Case Law

ICLR’s Law Reports: An Explainer

Case Law

It is fair to say that law reporting probably strikes quite a few people out there as being a rather arcane business. The purpose of this post is to try to make things a little less obscure by explaining the various types of law report published by ICLR. Whether you’re just about to begin studying Continue reading

The burden of proofs: why accuracy matters

Case Law

The published law reports in ICLR’s main subscription series are proof-read by at least three people, before being sent for approval by the judges on whose judgments they are based. So you can rest assured that our reports are as accurate, as a record of what the court considered and decided, as is humanly possible. Continue reading

Anatomy of a law report

Case Law

Any law reports, whether of the full text or summary type, needs to contain certain fundamental pieces of information in order to justify its being cited in support of a proposition of law. First of all, it must have a title, usually based on the names of the parties. It must identify the court giving Continue reading

What’s the difference between a “law report” and a “transcript”?

Case Law

What’s the difference between a “law report” and a “transcript”? This is one of those questions where the answer is as obvious to some as it is inconspicuous to others. It is also a question that may, quite reasonably, strike some as a bit pedantic. However, there is a distinction and it doesn’t hurt to be Continue reading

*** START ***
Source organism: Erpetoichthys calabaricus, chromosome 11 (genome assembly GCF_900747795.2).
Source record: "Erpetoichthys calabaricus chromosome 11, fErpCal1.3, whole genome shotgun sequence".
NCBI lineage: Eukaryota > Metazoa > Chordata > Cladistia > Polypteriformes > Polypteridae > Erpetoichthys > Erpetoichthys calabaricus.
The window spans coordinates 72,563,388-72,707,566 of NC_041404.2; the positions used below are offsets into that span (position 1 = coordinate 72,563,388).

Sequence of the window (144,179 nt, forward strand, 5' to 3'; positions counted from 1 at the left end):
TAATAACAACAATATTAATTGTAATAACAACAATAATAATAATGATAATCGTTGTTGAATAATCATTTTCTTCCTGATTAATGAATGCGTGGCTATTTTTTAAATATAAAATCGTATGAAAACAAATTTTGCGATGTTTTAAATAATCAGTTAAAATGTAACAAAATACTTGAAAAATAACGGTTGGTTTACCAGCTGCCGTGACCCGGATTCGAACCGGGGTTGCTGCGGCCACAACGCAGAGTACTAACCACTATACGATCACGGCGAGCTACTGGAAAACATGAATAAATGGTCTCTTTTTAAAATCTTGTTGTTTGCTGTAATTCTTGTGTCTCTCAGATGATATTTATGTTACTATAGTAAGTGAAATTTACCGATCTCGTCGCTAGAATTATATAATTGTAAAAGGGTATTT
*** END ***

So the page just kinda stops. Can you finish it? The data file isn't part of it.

What is a Law Report?

Case Law

A law report is a record of a judicial decision on a point of law which sets a precedent. Not all decisions taken in a court of law set a precedent, however interesting they may be in terms of the facts of the case or its consequences. A decision is only reportable if lays down Continue reading

What is case law?

Case Law

Case law is the law created by the courts Although most laws are enacted by Parliament in the form of legislation, in a common law system such as ours the courts can also develop the law. By deciding a disputed point of law a senior court (known as a court of record) can change or Continue reading

Case law: sometimes less is more

Case Law

Over-citation of authority The cornerstone of ICLR’s approach to reporting judicial decisions is that only the cases that make new law or change existing law merit coverage in a law report. The reasoning behind this philosophy is that cases decided purely on their facts, or through the application of principles in cases that have already Continue reading

Neutral Citations

Case Law

A neutral citation is a unique court-assigned reference number for a judgment in a common law jurisdiction. Sometimes described as “medium neutral” (meaning they can be published in print or online using the same reference) or “vendor neutral” / “publisher neutral” (meaning they are not dependent, like traditional law reports, on the selection and editing Continue reading

ECLI numbers

Case Law

The European Case Law Identifier or ECLI number is a pan-European publisher-neutral system of case citation. It was established by the European Commission in 2010 following the recommendations of the Working Party on Legal Data Processing (e-Law) (12907/1/09) in order to ensure improved cross-border access to national case law, as well as standardising the citation Continue reading

Why aren’t ICLR law reports free?

Case Law
FAQs

In a common law system such as that of England and Wales, decisions of the senior courts have the potential to make new law. Those decisions should therefore be freely available to the public, who are bound by the law, in the same way as legislation. For this reason, ICLR makes judgment transcripts available free Continue reading